Cutting through now with the urgency that hits the senses, means someone needs to have the audacity to take our minds, slice it into two and break apart everything we think we know, hitting us with a sound that makes us sit back and stop – will you just listen?
Think anything can catch your attention in that way? The kind of sound that’s so damn hard, that it pounds in your brain and makes you wanna go DAMNNNNNNN! A sound that comes crashing into your consciousness with the required urgency of our time? To describe Gaika as sick, doesn’t go even close to describing the craftwork of the 10 track EP ‘Machine’ that’s been so tightly wound up that it unravels itself out of the underbelly of the British experience. Rebound together into one body of work, it’s not a
“I called this Machine because I’m from the future and the past. Only now matters though. I’m non-stop. No sleep no food no nothing just non-stop until I collapse and reboot. This is my art forged under strobe lights set in utter darkness. Each pulse a personal illumination back to life. The human spirit is digitized but never fully, you could call this record an emotional back-up or some shit. I called this Machine because every badman has one in his waist ready to shower down his enemies get the money and leave, i’mma do that too. I live in many worlds and float in gleaming Machines between them. I love it; from such height I see the connectedness of us all – the Human Machine. I called this machine because I’m the son of a scientist and the father of a ghost. I called this Machine because Gucci man should be free. There levels to this shit.” – GAIKA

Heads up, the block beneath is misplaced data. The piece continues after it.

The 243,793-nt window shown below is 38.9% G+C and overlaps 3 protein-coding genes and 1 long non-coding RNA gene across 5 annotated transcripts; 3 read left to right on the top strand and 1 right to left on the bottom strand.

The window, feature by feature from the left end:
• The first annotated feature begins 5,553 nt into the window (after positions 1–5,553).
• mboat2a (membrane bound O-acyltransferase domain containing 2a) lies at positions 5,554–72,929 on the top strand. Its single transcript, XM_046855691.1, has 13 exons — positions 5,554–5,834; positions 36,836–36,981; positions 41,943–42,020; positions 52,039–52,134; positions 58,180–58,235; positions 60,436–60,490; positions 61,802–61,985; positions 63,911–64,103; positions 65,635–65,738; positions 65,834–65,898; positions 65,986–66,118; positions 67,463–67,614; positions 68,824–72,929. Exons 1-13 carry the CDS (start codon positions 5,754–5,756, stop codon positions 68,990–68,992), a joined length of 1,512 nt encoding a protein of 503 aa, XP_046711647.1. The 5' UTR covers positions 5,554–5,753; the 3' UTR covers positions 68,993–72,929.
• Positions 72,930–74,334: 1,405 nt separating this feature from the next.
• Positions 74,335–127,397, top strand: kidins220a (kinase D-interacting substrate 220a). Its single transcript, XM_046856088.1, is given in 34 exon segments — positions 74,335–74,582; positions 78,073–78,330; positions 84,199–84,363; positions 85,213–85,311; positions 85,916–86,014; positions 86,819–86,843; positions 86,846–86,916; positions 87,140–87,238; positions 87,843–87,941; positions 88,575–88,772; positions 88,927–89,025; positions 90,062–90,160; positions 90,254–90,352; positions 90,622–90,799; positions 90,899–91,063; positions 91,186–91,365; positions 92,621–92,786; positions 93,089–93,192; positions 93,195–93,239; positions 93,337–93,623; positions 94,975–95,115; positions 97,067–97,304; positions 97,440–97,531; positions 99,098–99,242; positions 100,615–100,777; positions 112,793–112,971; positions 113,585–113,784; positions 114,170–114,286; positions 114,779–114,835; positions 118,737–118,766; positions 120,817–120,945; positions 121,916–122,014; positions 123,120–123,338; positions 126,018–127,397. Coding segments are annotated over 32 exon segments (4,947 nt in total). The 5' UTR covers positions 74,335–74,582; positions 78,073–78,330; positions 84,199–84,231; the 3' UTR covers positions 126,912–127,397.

Gaika the vocalist, writer, film maker and visual artist emerges from the belly of the British beast, riding between London to Manchester – forget fashionably hype, there’s nothing populist here. ‘Grey’ takes Manchester’s raw heart into the studio walls within the Northern Quarter and transforms it from the grim futures into a different kind of Northern powerhouse – this was never part of Osbournes plans.
Darkness overcomes our spirits as we slowly die with a desperation to be pulled out of the backwaters of Englands squanderlands, propaganda tearing across the screens, while inequality punishes us to a permanent purgatory. Out of the void comes the need for an emotional back-up, a reboot taking hold of us through the visual of a ‘Blasphemer‘, but it doesn’t let up and with a blunt suffocation that tightens its grip around us in ‘Heco’ (watch above). ‘Acid Wares’ powers up those animal instincts and crawls through the senses with its warped energy.
Just stop….. listen to ‘Machine’ below and take it in like a bullet to the brain.